During the 1800s, time passed with the issues of presidential elections, trade, and other troubles facing America. In this same time frame, another problem seemed to be in the shadows of these American conflicts: slavery of the nineteenth century. Although issues of slavery had been occurring much earlier, many milestones, such as rebellions against white Americans, had set this century apart from the others. Many attacks happened due to slaves banning together to announce that they have had enough. The daily pain they had to endure was excruciating and included rape, beatings and torture. The worst part was that no one was held accountable for these actions. To most white Americans, if you owned a slave, they were your property and you could do what you pleased with them. Through all of this anguish, slaves still found a way to have hope, a way to say strong.
Harriet Jacobs is one of the woman who remained unbroken. She was born into slavery, with a master who continuously tried to rape her. Even past that, when she was separated from her children, living in a hopeless situation, she kept pushing towards the better. She went to the extreme to see her children, by living in a small attic, where she was barely able to roll from side to side. This demonstrated the true mind set of a hopeful slave. Some masters could hurt their ‘property’ physically, but not mentally. Due to this positive thinking, Harriet Jacobs seemed to be a role model for others facing the same suffering. “Did white people have total control over the slave population? […] Here is Jacob’s answer: ‘My master had power and law on his side; I had a determined will. There is might in each.” (Ripper, Pg. 226)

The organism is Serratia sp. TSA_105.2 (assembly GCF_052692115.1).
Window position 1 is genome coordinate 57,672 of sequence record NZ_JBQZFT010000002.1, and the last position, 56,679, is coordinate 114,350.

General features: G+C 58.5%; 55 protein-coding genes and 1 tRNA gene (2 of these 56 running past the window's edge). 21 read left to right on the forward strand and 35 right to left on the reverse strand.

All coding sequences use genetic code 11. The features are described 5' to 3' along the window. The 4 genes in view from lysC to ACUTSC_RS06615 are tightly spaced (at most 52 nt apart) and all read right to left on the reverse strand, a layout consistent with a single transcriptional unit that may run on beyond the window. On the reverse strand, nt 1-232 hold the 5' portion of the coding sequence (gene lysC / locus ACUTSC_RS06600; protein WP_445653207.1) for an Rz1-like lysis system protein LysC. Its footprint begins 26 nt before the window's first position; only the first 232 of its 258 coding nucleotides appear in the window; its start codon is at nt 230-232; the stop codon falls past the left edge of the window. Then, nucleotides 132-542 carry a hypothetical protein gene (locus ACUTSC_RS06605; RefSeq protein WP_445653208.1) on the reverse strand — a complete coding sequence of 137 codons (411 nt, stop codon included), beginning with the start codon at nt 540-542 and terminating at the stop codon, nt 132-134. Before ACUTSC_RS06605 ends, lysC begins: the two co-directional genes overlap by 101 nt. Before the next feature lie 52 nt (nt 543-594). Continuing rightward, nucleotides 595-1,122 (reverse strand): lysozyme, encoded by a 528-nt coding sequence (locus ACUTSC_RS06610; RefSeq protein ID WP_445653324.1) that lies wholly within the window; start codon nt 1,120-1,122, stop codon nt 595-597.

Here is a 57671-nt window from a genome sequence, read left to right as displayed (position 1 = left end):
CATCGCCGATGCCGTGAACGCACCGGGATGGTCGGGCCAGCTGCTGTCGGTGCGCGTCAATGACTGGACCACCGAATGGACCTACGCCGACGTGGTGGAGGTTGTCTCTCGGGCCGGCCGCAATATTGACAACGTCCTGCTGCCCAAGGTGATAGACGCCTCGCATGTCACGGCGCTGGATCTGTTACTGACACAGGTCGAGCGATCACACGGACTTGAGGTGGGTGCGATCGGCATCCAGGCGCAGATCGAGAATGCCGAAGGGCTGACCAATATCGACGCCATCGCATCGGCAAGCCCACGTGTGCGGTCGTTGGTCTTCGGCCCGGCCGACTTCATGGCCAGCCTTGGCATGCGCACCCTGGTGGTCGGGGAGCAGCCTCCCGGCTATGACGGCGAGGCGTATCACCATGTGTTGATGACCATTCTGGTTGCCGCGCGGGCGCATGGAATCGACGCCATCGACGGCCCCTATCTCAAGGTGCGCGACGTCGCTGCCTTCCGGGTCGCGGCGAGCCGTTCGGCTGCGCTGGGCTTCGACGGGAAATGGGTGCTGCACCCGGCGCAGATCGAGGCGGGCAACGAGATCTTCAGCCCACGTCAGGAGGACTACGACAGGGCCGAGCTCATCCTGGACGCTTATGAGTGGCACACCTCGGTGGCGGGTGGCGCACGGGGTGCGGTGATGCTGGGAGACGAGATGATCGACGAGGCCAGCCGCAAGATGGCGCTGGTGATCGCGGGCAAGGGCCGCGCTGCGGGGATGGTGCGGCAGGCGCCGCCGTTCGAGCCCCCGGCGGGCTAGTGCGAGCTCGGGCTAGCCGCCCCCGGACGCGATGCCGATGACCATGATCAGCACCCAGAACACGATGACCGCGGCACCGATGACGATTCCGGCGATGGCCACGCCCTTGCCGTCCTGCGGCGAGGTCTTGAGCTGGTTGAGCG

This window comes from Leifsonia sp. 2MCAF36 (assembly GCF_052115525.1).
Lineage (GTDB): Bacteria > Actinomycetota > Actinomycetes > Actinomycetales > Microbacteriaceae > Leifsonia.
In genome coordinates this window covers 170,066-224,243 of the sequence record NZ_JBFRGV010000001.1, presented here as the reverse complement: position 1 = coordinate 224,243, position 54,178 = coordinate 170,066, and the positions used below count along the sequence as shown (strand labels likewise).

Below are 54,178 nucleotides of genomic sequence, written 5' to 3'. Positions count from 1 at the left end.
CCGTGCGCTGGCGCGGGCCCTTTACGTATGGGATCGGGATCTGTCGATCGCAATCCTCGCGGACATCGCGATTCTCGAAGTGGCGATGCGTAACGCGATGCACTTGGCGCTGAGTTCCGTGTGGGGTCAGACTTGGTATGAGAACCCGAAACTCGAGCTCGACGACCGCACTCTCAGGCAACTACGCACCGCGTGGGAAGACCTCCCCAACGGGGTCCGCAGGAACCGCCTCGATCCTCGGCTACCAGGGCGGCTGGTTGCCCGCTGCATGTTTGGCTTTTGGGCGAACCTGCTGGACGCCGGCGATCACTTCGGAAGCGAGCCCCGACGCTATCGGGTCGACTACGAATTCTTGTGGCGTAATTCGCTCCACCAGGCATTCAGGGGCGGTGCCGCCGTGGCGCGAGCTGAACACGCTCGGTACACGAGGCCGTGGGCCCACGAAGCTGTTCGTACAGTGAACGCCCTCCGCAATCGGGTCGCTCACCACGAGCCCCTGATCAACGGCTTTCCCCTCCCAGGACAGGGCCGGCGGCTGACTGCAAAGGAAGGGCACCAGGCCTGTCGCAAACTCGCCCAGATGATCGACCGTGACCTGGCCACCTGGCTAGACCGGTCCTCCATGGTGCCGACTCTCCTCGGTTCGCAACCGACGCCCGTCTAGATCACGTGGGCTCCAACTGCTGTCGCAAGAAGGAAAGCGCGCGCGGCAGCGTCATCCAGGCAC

Many slaves facing this lifestyle were disgusted by their ‘masters’ and anyone else who saw owning a person as proper. One iconic rebellion, or slave resistance, was headed by a slave named Nat Turner. Leading about sixty other slaves, in August 21, 1831, his group first killed Turners masters, then they went on to massacre around 60 white people. This act made white people fear slaves like never. Sadly, it did little to help other slaves out of their bonds. “Although Nat Turner meant to free his fellow bondsmen and women, slavery became more entrenched, not less. Turner’s insurrection may have backfired by spurring white southerners to defend their way of life.” (Ripper, Pg. 232) Once Turner and his followers were caught, the ones who had not yet been shot and killed, were tried in court, and eventually hanged. Many Black people who had not participated in the rampage were hung, as well. Although there was a tragic ending, I believe this rebellion inspired others to fight back in ways they could. “Most slaves resisted their owners’ authority in myriad subtle ways.” (Ripper, Pg. 232)
Even though slavery was a large deal, not everyone participated or agreed with it. During the 1800s, the northern states were mostly against slavery. Most of the slaves who had earned their freedom lived in the north, where slavery was not as much accepted. Troublingly, even if you were free, people could get away with kidnapping and selling you back into slavery. This had happened to Solomon Northup, which started his painful journey of being a slave for 12 years when he wasn’t even born into it. He was able to keep hope and eventually he saw his family, and once again became free.
Slavery left emotional, physical and mental scares on the people of the nineteenth century. Even when it seemed impossible, slaves were able to push on to the next day, but how is the question. Harriet Jacobs used her will to be reunited with her children, but what other things kept slave’s hopeful enough to carry on through the pain?